In short, I’ve grown up often feeling like a token, especially in my mostly-white high school (the first time I’d been in a mostly-white environment); because I didn’t act in accordance to people’s narrow definitions of black behavior, I was automatically given other privileges and allocations and, in many ways, placed closer to whiteness. Meanwhile, other black kids in high school would look at me strange, as if I’d done something wrong, when I’d never asked for the treatment I was given. The irony is that I’m one of the most black-focused people there are, with a love for my blackness instilled in me by my mother. You can listen to me talk about my life on Shaun’s podcast here:

I resented being thought of as a token then, and I especially resent it now, since social media is, in many ways, like another big high school. There are many gatekeepers to what it means to “be black” on the internet, and I often don’t fit the bill for what their version of “blackness” entails. Having come up against that type of thinking on the internet in a very personal way, I have little patience for black folks telling other black folks how they should or shouldn’t think in order to be accepted as “black.”

It was only until a few years ago, particularly when I started my journey into owning a website, that I began to find myself and my voice. I realized that I didn’t have to feel weird because of my sensitivity, my hair, or how people viewed me. The baggage folks were placing on me wasn’t a reflection of me; it was a reflection of their own insecurities with themselves as well as their own narrow view of what blackness can be. I’ve always been a person who didn’t follow the crowd, but now I know there is a true strength in not being part of the flock of society. Being different is not a weakness. Being different is a strength if you can value the insight there is in being different, and if you have the internal fortitude it takes to own that difference. I admit that I didn’t always have that kind of fortitude. To be honest, there are days when I’m still not up to snuff 100 percent. But I’d rather be myself, be different, and own my self-worth than try to portray everything to everyone else.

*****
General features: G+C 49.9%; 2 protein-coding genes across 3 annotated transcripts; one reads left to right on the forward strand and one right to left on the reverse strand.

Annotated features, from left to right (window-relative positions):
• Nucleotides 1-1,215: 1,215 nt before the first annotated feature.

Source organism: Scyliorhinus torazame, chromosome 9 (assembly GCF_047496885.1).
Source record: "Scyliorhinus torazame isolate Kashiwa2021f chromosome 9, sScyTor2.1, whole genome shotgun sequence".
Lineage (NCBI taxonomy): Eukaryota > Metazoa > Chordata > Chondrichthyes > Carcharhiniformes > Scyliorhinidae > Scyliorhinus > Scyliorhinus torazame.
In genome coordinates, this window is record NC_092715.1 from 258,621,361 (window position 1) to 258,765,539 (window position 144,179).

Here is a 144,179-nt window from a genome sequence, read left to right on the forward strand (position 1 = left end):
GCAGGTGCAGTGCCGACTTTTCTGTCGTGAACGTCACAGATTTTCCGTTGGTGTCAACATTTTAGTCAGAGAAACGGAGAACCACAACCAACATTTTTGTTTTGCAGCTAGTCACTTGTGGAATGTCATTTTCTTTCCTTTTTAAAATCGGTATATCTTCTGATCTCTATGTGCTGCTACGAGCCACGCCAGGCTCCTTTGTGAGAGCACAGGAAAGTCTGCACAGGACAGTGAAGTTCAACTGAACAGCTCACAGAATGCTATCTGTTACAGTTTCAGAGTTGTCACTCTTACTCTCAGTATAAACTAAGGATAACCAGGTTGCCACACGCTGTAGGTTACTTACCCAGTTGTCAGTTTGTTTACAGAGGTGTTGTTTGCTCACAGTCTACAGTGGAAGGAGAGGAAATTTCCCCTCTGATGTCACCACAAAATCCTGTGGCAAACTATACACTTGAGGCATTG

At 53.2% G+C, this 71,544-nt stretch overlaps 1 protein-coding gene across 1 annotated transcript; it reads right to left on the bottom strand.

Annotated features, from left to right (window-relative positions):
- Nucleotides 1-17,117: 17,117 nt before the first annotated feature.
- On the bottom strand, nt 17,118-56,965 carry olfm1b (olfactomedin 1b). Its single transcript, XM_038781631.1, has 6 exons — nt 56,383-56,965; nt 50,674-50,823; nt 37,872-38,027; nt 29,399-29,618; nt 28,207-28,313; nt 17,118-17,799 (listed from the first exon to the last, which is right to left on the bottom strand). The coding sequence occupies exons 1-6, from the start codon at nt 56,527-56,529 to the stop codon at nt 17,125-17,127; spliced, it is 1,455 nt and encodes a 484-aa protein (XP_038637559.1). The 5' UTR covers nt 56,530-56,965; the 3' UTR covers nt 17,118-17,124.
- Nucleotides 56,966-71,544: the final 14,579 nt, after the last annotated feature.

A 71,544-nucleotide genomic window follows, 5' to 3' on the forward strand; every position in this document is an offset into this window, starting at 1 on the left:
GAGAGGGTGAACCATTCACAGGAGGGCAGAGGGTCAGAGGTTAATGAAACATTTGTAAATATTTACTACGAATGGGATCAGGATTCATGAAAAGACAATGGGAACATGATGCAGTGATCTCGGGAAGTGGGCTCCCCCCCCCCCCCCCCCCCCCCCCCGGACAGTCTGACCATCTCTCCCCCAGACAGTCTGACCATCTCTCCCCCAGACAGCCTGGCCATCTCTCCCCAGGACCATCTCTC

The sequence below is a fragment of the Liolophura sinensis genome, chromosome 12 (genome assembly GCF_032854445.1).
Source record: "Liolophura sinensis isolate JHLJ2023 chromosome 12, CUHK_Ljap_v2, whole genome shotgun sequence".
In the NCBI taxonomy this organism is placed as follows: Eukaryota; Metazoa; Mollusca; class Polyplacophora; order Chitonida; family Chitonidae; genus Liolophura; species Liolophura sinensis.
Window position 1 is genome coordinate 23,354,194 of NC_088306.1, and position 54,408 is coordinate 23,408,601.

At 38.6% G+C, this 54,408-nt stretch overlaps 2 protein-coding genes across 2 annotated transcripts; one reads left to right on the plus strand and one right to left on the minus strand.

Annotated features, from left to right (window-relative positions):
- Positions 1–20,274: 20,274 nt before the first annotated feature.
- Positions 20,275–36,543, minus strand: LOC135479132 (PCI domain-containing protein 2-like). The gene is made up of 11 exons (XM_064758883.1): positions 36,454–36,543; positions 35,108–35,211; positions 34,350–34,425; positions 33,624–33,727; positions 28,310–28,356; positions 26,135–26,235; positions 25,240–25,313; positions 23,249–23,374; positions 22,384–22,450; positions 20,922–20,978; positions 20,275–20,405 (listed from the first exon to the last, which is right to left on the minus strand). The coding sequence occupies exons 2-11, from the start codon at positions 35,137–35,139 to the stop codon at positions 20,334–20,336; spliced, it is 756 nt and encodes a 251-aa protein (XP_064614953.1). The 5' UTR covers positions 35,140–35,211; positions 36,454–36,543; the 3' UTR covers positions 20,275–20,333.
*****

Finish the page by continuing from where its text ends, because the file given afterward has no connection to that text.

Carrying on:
So now that I’ve given my story, I want to read yours. How do you represent your story? What affected you growing up or later in life? What advice do you have for others who might need the same advice you needed years ago? Tell me about it! You can either submit a short article to me at monique@colorwebmag.com, or if you need help getting started, you can fill out my #RepresentYourStory questionnaire, and I’ll write an article based on your responses. If you love the #RepresentYourStory initiative, share it with everyone you know!

Either way, we can all help each other heal our wounds society has given us if we have the courage to be transparent, honest, and empathetic. Regardless of how we portray ourselves on social media, we all aren’t perfect; we’ve all had hills to climb in life. But we can all show each other the way by saying, “I’ve been there, too.”